This rivalry has been a very significant part of being Texan...a shining moment that is gone, but not forgotten.
Nov. 24, 2011
Bill Little, Texas Media Relations
COLLEGE STATION – Remember when you were a kid, and your best friend’s dad got transferred to another town? You vowed to remain close…said nothing would be different. Pals forever. But the miles, and the years changed everything. And you found that emotion gives way to reality, and in time, the old relationships were never the same.
That is the destiny of the Texas-Texas A&M rivalry in football. With the moving of the Aggies to the Southeastern Conference, the game as we have known it will be gone forever. Even if the two schools do, one day, agree to play again, it is folly to think it will be anywhere close to the same. Actions, we are taught, have consequences, and the result will be manifested on Thanksgiving night.
For 118 years, it had been played, with the teams in the same league for most of the last century.
It had begun in 1894, this football series between The University of Texas and what was then Texas A&M College. In the years that would follow, it would become one of the great rivalries in College Football. And Thursday night, it all ends.
All of us who have been around the series for a while, or for just a stop, have vivid memories. I was 17 years old when my brother Harvey and I drove from Winters, just south of Abilene, to College Station to watch the Longhorns and the Aggies play. Darrell Royal was in his third year at UT, and the ‘Horns needed a victory to claim Royal’s first Southwest Conference title, and first Cotton Bowl trp. They got it, but not before quarterback Bobby Lackey led them from a 10-0 halftime deficit with two fourth down conversions in the fourth quarter.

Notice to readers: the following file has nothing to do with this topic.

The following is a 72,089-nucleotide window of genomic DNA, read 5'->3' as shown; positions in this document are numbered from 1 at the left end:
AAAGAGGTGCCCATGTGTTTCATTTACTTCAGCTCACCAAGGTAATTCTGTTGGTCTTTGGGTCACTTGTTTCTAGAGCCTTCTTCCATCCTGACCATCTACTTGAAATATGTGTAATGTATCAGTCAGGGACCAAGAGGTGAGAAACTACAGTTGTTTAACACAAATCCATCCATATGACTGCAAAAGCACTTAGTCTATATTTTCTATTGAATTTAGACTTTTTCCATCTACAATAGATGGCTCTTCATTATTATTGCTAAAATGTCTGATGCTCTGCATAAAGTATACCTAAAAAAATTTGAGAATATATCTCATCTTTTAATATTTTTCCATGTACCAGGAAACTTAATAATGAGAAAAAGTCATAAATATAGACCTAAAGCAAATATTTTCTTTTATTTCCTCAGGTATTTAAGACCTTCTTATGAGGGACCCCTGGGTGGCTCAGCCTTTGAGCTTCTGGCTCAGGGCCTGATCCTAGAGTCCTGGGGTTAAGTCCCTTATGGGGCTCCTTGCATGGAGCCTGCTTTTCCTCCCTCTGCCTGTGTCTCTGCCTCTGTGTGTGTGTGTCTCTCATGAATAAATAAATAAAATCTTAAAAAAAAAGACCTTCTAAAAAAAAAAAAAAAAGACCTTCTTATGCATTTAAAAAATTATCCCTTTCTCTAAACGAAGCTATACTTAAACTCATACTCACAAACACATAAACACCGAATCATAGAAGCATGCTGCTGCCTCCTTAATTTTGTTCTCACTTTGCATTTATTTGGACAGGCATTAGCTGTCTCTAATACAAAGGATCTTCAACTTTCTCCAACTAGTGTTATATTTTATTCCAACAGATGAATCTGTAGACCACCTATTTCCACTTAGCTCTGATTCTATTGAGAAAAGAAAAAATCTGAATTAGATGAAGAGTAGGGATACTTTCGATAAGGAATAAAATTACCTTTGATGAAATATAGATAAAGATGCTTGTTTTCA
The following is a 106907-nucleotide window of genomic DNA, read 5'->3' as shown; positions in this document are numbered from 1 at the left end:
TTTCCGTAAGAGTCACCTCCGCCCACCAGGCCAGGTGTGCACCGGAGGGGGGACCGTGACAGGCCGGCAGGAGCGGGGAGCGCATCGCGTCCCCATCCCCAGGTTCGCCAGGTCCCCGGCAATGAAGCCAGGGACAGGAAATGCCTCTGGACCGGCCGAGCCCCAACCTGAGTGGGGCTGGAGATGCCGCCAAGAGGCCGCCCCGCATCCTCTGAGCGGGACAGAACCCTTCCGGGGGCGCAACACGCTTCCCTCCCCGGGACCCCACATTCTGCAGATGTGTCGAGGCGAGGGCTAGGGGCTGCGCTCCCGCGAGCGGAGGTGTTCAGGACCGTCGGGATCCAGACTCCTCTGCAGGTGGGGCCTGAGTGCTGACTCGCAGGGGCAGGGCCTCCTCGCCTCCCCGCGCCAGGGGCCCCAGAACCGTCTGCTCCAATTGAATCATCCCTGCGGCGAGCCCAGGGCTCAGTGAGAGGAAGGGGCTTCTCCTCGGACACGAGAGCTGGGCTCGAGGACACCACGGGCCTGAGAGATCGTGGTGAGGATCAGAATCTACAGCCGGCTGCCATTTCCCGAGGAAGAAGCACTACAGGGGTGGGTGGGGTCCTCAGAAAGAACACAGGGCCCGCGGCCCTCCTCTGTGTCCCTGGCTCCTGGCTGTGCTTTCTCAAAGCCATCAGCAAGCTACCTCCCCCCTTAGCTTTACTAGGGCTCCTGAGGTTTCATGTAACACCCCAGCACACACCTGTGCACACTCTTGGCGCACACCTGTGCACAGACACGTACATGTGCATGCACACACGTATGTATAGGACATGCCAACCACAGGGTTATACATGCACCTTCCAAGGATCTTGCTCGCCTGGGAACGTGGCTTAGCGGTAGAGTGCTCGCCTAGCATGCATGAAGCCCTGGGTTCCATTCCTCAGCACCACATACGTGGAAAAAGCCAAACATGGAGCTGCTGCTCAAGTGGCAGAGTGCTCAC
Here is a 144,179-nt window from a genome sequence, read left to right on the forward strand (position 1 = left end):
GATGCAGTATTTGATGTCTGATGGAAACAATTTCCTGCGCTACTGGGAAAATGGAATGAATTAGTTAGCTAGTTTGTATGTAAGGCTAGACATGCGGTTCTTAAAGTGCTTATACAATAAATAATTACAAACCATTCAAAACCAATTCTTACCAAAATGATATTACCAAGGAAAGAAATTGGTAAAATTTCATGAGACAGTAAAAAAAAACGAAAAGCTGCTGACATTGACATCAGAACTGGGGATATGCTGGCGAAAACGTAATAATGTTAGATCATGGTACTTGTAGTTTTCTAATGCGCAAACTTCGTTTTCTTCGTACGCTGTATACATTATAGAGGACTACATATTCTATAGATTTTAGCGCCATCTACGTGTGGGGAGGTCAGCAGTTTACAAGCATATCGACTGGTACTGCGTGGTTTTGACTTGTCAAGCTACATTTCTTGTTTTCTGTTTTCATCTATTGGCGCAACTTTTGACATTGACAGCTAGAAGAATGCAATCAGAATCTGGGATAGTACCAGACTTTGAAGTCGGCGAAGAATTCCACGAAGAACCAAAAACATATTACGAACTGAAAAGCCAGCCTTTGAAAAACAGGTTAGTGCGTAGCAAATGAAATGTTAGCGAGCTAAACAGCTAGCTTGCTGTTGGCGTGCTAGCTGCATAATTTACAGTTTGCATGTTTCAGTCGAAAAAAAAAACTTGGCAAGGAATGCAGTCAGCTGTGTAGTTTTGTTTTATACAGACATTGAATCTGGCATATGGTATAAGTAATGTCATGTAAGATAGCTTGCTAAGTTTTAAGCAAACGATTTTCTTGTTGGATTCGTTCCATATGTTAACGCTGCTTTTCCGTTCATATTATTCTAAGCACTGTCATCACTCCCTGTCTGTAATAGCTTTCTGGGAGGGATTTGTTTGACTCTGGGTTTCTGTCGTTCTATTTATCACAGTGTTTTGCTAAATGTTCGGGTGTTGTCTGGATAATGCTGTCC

Four years later, in the shadow of one of the nation’s darkest hours, the Longhorns again needed a come-from-behind win to garner their first National Championship. In 1965, the Aggies stunned the folks from Austin with a trick play called “the Texas Special” (a bounced lateral that turned into a touchdown pass.) That brought a 17-0 Texas A&M halftime lead, and it led to one of the storied moments of Royal. His only speech to the team at intermission was to write the “17” on the board, and converted it to “21-17.” And with three touchdowns in the second half, Texas won, 21-17.
In 1969, the Longhorns Wishbone offense was so dominating statisticians wondered what the record was for a team going an entire game without ever facing third down. Earl Campbell clinched his Heisman in a rout in 1977. Starting in 1985, Texas A&M won five straight games in College Station, and the Aggies’ “Wreckin’ Crew” defense became dominant.
When I was working on a book called “What It Means To Be A Longhorn,” I asked Ricky Williams of his memories of “The A&M game.” I assumed, of course, that he would talk about his record setting performance in Austin in 1998. But Ricky, as was his nature, turned instead to a team victory. He remembered the season of 1995, when Texas had taken down the great Aggie defense to win the final Southwest Conference Championship. Since that game, the Longhorns have dominated the series, 11-5, including games in both Austin and College Station. Mack Brown’s teams are 4-2 at Kyle Field, once considered one of the toughest places to play in America.
One by one, the memories return, each with a special twist, depending on the color you prefer, or the school that you have come to love. And love and family has been what this thing has always been about. It has been like brothers who squabble, but share a common bond. It is a game where legends played, and legends were made.